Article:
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Threat Of Dogfish Sharks Unite Commercial And Recreational Fishermen From Maine To North Carolina

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TRENTON, New Jersey -- An unprecedented alliance of commercial, recreational and party/charter boat fishermen and associated businesses has formed Fishermen Organized for Rational Dogfish Management (FORDM) to deal with a looming crisis. FORDM has requested assistance from Dr. Jane Lubchenco, newly appointed National Oceanic and Atmospheric Administration head, in dealing with an out-of-balance population of highly predatory spiny dogfish that is depleting other Northeast and Mid-Atlantic fisheries. Scientists estimate their biomass at up to four billion pounds.

The classic Fishes of the Gulf of Maine says of this shark species, "voracious almost beyond belief, the dogfish entirely deserves its bad reputation. Not only does it harry and drive off mackerel, herring, and even fish as large as cod and haddock, but it destroys vast numbers of them... they prey on practically all species of Gulf of Maine fish smaller than themselves." Spiny dogfish can exceed 5 feet in length.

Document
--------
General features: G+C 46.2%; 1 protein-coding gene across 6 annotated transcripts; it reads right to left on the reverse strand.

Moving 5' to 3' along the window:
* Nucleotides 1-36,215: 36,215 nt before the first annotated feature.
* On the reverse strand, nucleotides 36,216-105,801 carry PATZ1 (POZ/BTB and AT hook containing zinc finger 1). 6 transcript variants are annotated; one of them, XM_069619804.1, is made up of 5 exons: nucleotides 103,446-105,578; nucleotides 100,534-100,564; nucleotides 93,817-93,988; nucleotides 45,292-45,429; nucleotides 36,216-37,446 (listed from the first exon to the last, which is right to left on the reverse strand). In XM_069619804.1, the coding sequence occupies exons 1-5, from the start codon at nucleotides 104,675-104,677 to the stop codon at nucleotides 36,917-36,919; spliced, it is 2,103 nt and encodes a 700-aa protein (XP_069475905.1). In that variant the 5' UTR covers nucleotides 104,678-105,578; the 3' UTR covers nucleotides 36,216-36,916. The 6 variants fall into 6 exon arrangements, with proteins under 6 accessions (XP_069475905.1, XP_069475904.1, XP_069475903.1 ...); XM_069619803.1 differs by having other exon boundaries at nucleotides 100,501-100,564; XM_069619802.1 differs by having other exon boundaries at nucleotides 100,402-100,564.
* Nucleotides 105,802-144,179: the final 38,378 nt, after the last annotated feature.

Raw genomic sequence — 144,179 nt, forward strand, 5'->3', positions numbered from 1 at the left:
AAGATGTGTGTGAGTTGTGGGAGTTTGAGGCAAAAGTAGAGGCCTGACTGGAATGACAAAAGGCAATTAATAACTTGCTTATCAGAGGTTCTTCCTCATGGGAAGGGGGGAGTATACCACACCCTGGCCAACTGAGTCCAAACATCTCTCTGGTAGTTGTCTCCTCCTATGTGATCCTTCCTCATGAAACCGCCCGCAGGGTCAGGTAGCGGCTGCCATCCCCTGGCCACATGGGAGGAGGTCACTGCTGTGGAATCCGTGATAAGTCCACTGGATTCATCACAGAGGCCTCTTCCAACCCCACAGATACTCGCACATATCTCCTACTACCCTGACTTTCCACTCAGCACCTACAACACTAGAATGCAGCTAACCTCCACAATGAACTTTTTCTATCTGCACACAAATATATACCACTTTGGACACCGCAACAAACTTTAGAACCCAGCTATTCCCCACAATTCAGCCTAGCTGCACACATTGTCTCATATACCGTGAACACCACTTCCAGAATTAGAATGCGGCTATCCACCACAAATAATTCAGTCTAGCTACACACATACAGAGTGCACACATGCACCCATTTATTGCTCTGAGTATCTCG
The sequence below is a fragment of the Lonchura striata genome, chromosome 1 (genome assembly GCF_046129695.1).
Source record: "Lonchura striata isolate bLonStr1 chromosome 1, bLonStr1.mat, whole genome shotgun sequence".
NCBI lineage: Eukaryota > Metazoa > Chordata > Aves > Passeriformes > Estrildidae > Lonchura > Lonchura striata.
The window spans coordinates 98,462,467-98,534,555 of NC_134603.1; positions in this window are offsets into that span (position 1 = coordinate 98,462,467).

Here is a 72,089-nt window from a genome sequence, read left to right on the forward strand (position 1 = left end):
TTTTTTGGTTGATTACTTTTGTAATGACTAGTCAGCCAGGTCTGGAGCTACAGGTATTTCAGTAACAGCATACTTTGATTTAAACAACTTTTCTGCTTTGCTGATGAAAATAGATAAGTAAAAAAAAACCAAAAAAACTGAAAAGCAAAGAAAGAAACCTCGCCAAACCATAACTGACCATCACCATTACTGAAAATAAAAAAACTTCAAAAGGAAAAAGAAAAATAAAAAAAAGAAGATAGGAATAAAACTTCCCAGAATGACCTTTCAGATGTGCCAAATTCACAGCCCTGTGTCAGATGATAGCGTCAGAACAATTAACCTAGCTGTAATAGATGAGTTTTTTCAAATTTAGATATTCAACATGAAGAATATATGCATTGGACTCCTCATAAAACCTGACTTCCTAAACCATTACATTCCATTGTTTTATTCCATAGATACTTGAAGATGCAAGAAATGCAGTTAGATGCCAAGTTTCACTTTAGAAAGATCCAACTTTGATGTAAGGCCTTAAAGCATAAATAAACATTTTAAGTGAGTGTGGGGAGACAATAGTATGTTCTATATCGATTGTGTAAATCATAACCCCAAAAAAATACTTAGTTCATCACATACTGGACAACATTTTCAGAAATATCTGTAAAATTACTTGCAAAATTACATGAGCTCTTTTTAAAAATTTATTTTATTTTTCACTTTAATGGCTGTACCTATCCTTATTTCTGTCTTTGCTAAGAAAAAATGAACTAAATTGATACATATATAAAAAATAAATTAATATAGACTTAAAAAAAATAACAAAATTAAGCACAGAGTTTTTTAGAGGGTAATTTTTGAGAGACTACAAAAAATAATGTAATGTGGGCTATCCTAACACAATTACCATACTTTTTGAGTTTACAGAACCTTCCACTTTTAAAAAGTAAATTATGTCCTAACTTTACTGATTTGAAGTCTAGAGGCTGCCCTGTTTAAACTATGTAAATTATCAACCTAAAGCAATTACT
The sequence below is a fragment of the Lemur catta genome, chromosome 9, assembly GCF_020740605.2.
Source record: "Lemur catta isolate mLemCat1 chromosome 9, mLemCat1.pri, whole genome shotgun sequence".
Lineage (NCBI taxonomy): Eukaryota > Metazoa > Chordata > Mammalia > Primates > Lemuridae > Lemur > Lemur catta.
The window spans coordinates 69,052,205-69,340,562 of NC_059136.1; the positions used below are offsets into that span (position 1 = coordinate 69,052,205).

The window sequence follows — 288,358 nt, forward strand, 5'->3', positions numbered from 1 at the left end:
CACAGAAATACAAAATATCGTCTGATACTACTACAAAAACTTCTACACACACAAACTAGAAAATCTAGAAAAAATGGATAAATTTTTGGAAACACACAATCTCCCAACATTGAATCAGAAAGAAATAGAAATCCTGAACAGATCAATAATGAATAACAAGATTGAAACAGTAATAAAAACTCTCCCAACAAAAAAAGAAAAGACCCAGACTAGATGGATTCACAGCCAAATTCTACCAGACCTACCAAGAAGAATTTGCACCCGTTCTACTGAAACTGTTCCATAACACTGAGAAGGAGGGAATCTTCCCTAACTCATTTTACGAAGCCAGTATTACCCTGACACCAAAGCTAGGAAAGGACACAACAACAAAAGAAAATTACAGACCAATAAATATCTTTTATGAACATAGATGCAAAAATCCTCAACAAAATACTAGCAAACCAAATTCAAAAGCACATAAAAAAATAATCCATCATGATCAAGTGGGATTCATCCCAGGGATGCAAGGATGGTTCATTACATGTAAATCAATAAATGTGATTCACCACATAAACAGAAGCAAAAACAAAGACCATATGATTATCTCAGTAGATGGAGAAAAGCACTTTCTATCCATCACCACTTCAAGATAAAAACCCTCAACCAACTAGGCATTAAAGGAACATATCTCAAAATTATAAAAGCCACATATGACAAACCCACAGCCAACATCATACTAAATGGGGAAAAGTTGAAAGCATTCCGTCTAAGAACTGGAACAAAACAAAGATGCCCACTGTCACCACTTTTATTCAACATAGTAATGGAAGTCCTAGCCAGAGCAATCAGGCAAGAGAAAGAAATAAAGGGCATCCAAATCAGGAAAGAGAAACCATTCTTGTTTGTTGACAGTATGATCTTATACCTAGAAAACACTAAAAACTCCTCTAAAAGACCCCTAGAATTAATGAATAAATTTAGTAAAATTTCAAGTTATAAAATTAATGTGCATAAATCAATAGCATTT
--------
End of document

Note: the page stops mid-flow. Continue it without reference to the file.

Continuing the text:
The huge population of these ravenous sharks is holding back the recovery of New England groundfish and many others fish stocks, either feeding heavily on the more valuable species or on their prey. In 1992, Dr. Steven Murawski, now National Marine Fisheries Service's chief scientist, wrote, "Given the current high abundance of skates and dogfish, it may not be possible to increase gadoid (cod and haddock) and flounder abundance without 'extracting' some of the current standing stock." The abundance of dogfish today greatly exceeds that of skates, comprising over half of the fish taken in the Northeast Fisheries Science Center's annual trawl surveys.